Perhaps it is seen as such, but I don't think it should be. I think it's easy enough to show that whether or not those in Christ (and possibly those who are not) remain alive (in Christ or not) during the intermediate state has nothing to do with whether or not both believers and unbelievers will actually remain alive forever (i.e., will be immortal). Once that is easily proven, then there's no reason to debate the intermediate state as it relates to the final state of the lost. It's a distraction, I would say, and you will likely lose the debate based on losing a weaker point that is not even relevant to the much stronger point, imo.

As has been stated on the Rethinking Hell podcast a number of times, Christ brought immortality to light and those in Christ might live on in Christ until the resurrection (assuming a "soul" or "spirit"). And God may "keep the unrighteous under punishment until the day of judgment" (2 Peter 2:9). ... or you can interpret those another way. As for whether or not the lost will perish, be destroyed (sóma/body and psuché/soul) at the second death, the intermediate state does not matter one way or the other, I would say.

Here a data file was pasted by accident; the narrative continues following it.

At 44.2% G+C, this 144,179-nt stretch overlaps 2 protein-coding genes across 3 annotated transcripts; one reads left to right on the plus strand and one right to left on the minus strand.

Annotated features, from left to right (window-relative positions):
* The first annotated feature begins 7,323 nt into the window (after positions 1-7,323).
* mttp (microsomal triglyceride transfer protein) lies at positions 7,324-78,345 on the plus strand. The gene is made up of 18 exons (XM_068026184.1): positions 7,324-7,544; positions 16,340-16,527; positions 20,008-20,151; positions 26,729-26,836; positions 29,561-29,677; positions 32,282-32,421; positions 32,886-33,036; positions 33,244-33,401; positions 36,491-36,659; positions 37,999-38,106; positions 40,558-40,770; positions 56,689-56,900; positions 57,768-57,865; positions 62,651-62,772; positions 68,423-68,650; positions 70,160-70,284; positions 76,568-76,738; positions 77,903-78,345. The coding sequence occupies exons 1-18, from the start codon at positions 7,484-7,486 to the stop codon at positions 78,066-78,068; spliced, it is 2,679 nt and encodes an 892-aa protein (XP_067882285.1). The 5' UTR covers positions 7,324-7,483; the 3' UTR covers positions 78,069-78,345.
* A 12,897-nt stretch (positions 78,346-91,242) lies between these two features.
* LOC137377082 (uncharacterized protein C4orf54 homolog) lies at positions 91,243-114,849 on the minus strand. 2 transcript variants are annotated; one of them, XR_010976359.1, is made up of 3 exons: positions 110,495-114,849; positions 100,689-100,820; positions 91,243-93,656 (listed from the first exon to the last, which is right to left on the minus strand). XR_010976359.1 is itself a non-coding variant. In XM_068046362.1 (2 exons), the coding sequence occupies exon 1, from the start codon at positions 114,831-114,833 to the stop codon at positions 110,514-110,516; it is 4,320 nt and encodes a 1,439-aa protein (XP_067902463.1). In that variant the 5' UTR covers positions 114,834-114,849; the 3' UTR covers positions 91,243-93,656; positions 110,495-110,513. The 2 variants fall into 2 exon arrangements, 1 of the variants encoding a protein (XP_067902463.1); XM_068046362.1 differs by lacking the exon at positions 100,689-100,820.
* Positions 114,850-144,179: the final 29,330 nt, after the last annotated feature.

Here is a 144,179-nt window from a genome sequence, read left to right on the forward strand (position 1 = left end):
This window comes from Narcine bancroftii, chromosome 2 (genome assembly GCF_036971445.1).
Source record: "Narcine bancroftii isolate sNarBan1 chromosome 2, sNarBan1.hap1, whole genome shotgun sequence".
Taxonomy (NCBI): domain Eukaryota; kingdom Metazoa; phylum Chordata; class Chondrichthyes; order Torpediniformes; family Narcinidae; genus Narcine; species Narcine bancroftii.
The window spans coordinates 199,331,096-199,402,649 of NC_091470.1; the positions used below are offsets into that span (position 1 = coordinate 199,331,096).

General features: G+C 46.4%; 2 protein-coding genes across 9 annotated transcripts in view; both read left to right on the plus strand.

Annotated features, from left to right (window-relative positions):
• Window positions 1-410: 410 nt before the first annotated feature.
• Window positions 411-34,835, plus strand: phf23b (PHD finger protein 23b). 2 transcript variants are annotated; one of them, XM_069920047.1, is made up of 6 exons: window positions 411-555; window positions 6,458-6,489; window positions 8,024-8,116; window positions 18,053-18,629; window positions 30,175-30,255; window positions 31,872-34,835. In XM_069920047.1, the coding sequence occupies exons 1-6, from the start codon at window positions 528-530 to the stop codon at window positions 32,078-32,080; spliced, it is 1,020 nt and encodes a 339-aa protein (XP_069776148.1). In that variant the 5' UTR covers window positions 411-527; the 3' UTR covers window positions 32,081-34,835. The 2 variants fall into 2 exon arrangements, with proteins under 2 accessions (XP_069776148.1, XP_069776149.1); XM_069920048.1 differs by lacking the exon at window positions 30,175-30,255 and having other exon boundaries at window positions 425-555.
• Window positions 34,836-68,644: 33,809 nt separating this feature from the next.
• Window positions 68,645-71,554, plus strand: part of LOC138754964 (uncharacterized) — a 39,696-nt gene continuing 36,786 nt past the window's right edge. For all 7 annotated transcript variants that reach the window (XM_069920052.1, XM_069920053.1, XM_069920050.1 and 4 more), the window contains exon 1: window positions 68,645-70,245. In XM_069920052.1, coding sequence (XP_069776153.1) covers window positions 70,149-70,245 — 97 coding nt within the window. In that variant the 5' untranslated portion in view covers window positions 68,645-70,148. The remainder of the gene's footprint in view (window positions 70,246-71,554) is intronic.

So again, those passages don't need to present any difficulty for annihilationism/CI, imo.
"Singalphile" - Name chosen (hastily) to indicate being on a narrow path, pursuing the love of God. Male, upper-30's, USA.

Re: Some of my favorite prooftexts and difficult text 4 months, 3 weeks ago #5203

I believe in the sleeping Mother, Mother Nature, our universe. I believe that those not in Christ (pre and post Jesus) become one with her sleeping consciousness (sheol) . They shed their human body and become one with the universe and the universe is then their body.

Those in Christ die and become one with the Body of Christ who is not sleeping. Their consciousness is now one with Christs consciousness. Their body is now gone and Christ is now their body.

In. both cases, individual consciousness is lost and the dead person knows nothing until the resurrection.

Right now while we are alive we are one with Mother Nature. Those who are in Christ are one with her and with Christ at the same time.